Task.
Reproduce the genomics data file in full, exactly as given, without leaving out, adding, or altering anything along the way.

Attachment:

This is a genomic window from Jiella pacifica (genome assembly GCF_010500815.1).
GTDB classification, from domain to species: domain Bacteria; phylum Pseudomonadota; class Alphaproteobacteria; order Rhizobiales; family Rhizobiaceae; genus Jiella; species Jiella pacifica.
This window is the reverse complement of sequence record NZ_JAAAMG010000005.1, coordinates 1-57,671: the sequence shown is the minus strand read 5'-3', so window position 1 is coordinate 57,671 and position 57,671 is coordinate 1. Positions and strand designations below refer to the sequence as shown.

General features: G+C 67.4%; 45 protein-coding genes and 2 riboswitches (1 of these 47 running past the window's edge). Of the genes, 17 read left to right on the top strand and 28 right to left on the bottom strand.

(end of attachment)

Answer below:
This is a genomic window from Jiella pacifica (genome assembly GCF_010500815.1).
GTDB classification, from domain to species: domain Bacteria; phylum Pseudomonadota; class Alphaproteobacteria; order Rhizobiales; family Rhizobiaceae; genus Jiella; species Jiella pacifica.
This window is the reverse complement of sequence record NZ_JAAAMG010000005.1, coordinates 1-57,671: the sequence shown is the minus strand read 5'-3', so window position 1 is coordinate 57,671 and position 57,671 is coordinate 1. Positions and strand designations below refer to the sequence as shown.

General features: G+C 67.4%; 45 protein-coding genes and 2 riboswitches (1 of these 47 running past the window's edge). Of the genes, 17 read left to right on the top strand and 28 right to left on the bottom strand.